Take a look into the closet of Tony “T.J.” Eaves, WCU’s Student Government Association president, and you will find no black and gold clothing. Eaves said he’s feeling confident his wardrobe will continue to be void of any Appalachian State University colors next spring when the Power of Purple Challenge has concluded. He’s depending on WCU student-athletes to assert their overall athletic dominance against teams from Boone.
The idea for the challenge was born over the summer, when Eaves attended a meeting of University of North Carolina system student government presidents in Chapel Hill. Eaves said the ASU student president was talking about that school’s success against WCU in football and implied that ASU athletes are more “athletically gifted” than Catamounts. “I gladly explained that she was mistaken, and that night I decided I would challenge Appalachian’s student body president to a high-stakes bet,” Eaves said.
The Power of Purple Challenge is this: A record will be kept of which university sports team wins in head-to-head matchups, with all sports weighed equally. Next spring, after the baseball teams have finished their seasons, the final tally will be revealed. “The losing president will travel to the winning president’s school, where that person will be fitted in the winning school’s spirit gear and will be photographed with the winning school’s mascot,” Eaves said. “The pictures can be used as promotional material, and the losing president must make that picture his or her Facebook profile picture for a week. After returning to his or her home campus, the losing president must wear the winning school’s spirit gear for a week.”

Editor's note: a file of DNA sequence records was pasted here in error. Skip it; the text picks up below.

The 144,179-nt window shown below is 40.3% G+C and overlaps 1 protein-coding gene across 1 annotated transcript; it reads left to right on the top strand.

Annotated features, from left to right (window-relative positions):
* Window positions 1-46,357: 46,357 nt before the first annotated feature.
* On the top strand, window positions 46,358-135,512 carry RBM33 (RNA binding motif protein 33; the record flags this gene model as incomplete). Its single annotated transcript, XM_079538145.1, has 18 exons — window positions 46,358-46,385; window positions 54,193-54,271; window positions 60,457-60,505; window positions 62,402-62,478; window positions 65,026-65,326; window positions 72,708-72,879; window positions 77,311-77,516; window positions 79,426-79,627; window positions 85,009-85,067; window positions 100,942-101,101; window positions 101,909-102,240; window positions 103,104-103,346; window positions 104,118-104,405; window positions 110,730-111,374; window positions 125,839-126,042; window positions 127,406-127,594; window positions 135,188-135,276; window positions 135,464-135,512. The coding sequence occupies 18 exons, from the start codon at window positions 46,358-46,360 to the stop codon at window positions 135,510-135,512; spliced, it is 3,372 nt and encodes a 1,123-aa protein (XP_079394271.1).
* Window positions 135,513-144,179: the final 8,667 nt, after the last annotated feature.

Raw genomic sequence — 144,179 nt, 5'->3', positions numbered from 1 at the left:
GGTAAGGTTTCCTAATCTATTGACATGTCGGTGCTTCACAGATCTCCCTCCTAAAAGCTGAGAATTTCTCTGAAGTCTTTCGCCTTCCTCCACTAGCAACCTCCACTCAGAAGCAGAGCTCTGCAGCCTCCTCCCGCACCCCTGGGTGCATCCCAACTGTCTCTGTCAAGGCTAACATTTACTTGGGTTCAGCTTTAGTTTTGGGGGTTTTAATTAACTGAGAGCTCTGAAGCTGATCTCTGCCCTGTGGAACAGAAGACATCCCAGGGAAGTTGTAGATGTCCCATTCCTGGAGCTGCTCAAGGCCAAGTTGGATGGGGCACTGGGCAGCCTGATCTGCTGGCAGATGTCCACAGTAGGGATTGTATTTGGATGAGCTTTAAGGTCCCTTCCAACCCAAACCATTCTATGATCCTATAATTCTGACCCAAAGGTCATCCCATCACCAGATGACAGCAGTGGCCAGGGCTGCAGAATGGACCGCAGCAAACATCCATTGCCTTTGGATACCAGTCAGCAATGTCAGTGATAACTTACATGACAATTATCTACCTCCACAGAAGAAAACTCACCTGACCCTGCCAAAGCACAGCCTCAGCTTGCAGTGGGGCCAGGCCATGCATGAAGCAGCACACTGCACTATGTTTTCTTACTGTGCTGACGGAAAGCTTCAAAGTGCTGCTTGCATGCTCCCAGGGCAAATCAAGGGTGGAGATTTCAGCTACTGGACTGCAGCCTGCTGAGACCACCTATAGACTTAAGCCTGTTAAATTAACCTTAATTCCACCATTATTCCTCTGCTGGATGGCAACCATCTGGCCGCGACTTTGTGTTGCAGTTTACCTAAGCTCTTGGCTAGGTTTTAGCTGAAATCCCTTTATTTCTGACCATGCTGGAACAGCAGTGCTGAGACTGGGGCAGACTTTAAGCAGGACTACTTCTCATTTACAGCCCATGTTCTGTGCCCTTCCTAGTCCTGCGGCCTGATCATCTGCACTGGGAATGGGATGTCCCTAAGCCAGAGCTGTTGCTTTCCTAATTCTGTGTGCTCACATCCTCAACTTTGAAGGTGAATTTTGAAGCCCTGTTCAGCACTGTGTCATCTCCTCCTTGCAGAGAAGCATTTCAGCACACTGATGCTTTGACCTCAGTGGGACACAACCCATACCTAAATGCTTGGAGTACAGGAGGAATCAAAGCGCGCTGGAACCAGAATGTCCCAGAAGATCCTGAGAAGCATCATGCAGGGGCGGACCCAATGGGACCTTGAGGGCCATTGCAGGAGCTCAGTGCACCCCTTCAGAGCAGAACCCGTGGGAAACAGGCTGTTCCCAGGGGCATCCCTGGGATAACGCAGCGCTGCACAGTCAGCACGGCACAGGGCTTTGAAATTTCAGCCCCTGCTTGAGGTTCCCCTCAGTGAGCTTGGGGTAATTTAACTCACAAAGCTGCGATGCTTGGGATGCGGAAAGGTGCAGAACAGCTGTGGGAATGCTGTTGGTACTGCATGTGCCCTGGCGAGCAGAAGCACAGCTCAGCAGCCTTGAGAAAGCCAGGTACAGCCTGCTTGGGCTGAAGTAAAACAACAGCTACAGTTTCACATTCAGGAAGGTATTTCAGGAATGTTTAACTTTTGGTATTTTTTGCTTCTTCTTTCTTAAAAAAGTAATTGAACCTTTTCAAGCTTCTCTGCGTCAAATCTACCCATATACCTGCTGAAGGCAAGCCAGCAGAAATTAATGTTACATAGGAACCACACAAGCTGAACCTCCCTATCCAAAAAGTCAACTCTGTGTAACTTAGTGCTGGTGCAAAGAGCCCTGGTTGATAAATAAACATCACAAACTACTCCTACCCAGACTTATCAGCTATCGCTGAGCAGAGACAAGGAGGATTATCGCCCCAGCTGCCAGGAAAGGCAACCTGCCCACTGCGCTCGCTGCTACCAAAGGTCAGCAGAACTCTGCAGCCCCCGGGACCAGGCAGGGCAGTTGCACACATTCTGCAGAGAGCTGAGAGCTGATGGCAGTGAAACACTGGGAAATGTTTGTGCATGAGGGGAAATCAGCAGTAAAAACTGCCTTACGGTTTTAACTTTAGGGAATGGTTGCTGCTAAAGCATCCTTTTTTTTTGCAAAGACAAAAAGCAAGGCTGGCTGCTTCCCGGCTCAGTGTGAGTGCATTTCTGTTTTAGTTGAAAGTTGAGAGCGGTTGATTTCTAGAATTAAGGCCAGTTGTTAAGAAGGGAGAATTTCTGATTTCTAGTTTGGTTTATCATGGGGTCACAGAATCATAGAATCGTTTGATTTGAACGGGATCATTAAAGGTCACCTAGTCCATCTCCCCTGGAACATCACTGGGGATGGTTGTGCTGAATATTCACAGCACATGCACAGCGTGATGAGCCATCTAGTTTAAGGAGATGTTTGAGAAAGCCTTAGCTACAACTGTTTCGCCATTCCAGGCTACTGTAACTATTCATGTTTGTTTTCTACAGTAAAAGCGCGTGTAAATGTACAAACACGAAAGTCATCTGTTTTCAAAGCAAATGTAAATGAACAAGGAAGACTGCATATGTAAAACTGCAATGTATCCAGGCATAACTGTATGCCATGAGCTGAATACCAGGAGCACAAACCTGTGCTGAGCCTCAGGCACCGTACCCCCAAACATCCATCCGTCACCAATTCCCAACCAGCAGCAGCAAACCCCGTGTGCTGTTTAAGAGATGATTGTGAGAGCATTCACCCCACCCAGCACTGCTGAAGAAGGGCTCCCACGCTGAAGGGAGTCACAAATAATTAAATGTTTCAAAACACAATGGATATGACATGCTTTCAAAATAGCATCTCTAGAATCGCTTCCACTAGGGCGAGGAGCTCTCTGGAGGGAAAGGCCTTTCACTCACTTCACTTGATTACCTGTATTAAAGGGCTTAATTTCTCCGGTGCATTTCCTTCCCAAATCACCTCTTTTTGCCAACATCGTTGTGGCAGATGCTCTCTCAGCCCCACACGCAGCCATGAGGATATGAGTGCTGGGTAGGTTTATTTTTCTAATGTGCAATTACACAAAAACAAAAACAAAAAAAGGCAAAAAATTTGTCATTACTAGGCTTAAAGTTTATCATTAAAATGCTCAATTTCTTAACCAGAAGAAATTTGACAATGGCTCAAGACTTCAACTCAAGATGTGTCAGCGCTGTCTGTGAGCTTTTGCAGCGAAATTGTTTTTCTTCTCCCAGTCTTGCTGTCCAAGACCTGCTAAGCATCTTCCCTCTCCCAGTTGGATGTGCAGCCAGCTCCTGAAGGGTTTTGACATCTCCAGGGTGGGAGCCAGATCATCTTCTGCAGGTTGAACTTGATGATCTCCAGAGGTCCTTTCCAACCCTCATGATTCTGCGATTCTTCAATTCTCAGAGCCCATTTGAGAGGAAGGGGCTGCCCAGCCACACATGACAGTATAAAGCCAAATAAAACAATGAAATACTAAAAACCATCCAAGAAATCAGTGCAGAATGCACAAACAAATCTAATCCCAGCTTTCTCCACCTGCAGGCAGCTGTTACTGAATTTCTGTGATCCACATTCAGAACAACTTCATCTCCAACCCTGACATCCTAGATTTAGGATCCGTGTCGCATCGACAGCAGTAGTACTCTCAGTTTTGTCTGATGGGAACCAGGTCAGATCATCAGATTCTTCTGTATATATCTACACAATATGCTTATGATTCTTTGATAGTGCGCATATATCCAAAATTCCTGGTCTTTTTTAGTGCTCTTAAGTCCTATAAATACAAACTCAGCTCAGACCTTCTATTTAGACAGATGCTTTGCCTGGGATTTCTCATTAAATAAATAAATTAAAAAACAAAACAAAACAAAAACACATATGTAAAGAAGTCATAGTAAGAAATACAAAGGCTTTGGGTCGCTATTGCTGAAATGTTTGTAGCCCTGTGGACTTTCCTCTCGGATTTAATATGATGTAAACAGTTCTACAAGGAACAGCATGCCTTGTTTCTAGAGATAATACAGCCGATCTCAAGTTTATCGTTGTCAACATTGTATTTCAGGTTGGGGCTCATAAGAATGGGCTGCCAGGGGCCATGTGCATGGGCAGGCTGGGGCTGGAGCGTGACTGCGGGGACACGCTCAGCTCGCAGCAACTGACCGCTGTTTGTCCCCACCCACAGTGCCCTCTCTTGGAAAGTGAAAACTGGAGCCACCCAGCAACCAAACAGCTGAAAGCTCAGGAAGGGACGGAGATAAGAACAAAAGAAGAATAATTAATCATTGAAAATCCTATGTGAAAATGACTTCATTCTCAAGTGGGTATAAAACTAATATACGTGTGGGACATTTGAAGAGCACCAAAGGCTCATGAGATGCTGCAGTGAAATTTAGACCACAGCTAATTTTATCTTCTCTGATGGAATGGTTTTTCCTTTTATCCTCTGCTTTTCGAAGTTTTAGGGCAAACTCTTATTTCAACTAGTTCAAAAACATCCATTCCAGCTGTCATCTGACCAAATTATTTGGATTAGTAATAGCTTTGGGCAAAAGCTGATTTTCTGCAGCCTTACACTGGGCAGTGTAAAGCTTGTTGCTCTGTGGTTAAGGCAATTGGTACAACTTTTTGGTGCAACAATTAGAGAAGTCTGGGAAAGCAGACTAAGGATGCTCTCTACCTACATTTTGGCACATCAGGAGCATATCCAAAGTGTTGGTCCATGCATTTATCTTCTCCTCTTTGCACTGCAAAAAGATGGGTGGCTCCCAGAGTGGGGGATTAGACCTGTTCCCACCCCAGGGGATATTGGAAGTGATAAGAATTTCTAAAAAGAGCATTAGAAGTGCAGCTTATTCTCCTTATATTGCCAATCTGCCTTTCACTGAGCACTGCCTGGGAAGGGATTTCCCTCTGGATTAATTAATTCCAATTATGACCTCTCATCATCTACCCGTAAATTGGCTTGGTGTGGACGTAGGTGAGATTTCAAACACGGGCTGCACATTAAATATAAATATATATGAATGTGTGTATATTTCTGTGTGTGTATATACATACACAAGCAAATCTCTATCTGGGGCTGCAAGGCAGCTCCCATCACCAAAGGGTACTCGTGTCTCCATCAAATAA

Eaves, a senior from Hamlet, said he’s always loved sports, but as a native of eastern North Carolina, didn’t become a Catamount fan until he enrolled in Cullowhee in the fall of 2008. “My first semester, I had class with quarterback Zack Jaynes ’11,” he said. “We became friends in class, and I had no clue that he was the quarterback until the first home football game and I heard them announce his name. I realized that the players on the field were my classmates and my friends. That’s when I really started pulling for WCU athletics. Those were my peers, and I wanted to support them in any way I could.”
A committee chaired by Shawna Young, director of outreach and assessment for WCU’s Division of Student Affairs, has formed on campus to publicize and help promote Eaves’ challenge through increasing attendance at athletic events and boosting support for all university programs. “We want to make sure everyone in the WCU community is aware of T.J.’s challenge and the impressive leadership and commitment to WCU that he’s demonstrating,” Young said. “T.J. is a Catamount through and through, and we know this will be a big boost for school spirit and tradition.”
The challenge will begin Wednesday, Oct. 12, when the women’s volleyball teams compete in Boone. Eaves is asking all Catamount fans to support his challenge by “believing in the power of purple with me,” wearing their Catamount gear often, and supporting WCU athletics teams as much as possible. “Fans can even make their own similar bets with people they know who support ASU,” he said. “I think every win over App should be celebrated.”